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Viagra Linked to Rise in STDs, Should Carry Warning Label, Study Concludes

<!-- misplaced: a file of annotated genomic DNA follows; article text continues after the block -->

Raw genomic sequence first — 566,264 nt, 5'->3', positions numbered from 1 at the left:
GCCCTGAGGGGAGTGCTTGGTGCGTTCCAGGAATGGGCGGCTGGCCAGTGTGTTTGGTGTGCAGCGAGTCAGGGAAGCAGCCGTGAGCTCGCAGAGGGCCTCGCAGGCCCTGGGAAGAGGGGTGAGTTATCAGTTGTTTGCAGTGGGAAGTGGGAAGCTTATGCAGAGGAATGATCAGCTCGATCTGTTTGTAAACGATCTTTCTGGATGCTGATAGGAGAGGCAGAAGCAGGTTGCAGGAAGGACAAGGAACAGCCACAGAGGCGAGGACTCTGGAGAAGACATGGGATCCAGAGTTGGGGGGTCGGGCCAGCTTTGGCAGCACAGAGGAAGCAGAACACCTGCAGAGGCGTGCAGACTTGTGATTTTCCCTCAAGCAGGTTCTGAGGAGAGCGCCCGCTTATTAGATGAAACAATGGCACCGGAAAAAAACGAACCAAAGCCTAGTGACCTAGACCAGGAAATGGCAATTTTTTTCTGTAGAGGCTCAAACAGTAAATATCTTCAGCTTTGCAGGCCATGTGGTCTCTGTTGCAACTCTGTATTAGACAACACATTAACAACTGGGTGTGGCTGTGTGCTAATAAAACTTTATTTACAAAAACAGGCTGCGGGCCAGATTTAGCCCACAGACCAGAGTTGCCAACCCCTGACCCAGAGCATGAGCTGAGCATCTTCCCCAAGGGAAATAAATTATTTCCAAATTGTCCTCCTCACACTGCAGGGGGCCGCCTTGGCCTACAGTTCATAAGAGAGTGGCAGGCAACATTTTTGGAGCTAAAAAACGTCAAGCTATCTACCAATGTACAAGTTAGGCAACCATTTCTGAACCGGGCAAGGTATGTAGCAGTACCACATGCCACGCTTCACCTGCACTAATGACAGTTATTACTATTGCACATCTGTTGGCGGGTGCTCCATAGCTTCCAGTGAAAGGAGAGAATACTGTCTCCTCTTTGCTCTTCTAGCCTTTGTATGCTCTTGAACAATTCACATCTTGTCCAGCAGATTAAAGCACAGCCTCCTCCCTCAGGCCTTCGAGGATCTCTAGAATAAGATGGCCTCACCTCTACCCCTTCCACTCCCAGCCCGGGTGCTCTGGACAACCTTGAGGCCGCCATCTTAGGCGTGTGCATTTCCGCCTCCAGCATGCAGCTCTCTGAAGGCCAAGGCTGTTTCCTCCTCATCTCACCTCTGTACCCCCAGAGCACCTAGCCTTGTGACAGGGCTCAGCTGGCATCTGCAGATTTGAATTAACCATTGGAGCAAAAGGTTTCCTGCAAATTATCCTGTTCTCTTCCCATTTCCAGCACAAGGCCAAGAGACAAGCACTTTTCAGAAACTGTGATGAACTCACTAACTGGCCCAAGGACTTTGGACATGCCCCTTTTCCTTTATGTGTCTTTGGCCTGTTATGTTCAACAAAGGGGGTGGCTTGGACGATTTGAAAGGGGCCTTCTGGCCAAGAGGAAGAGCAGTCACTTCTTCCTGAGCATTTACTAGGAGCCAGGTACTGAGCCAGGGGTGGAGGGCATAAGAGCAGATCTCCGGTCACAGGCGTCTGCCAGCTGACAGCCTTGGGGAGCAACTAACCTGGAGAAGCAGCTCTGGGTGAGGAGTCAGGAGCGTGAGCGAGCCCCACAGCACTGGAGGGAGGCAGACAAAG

Viagra is associated with the increased incidence of sexually transmitted diseases, especially among gay and bisexual men, and should carry a warning label, according to a study by San Francisco Department of Public Health researchers, the San Francisco Chronicle reports. The study is published in this month's issue of the journal AIDS. Dr. Jeffrey Klausner, head of the health department's STD prevention and control division, and colleagues surveyed 844 men seeking treatment at city health clinics. Overall, 57% of the men were heterosexual and 42% were gay or bisexual. According to the researchers, 17% of the men reported using Viagra in the past year, with gay and bisexual men being four times more likely than heterosexuals to have used the drug. The median age of the men was 32, "suggesting that the men were using Viagra for recreational rather than medical purposes," the researchers noted. Of the gay or bisexual men who used Viagra, 43% said they used it in conjunction with the drug ecstasy, and 28% said they mixed it with methamphetamines because they believed that the combination of drugs "heightened" their sexual experience. The researchers were particularly concerned about the mixing of Viagra with other drugs because they fear that it makes men less likely to use to condoms, leading to a rise in new STD cases. Of the gay men who used Viagra, 32% were diagnosed with an STD, compared to 23% of non-Viagra users. Gay or bisexual Viagra users were more likely to have had more sexual partners than men who did not use Viagra -- 5.4 partners in the previous two months, compared to 3.5 partners. Klausner has asked the FDA and Pfizer, Viagra's maker, to include "more specific labeling" on the drug's packaging cautioning about the risk of STDs. However, FDA spokesperson Susan Cruzan noted that Viagra already comes with a warning that it does not protect against STDs, and the drug's labeling advises doctors to talk to their patients about safe sex practices, according to Pfizer spokesperson Geoff Cook, who added that the drug's current label provides an "adequat[e]" warning (Heredia, San Francisco Chronicle, 6/10).
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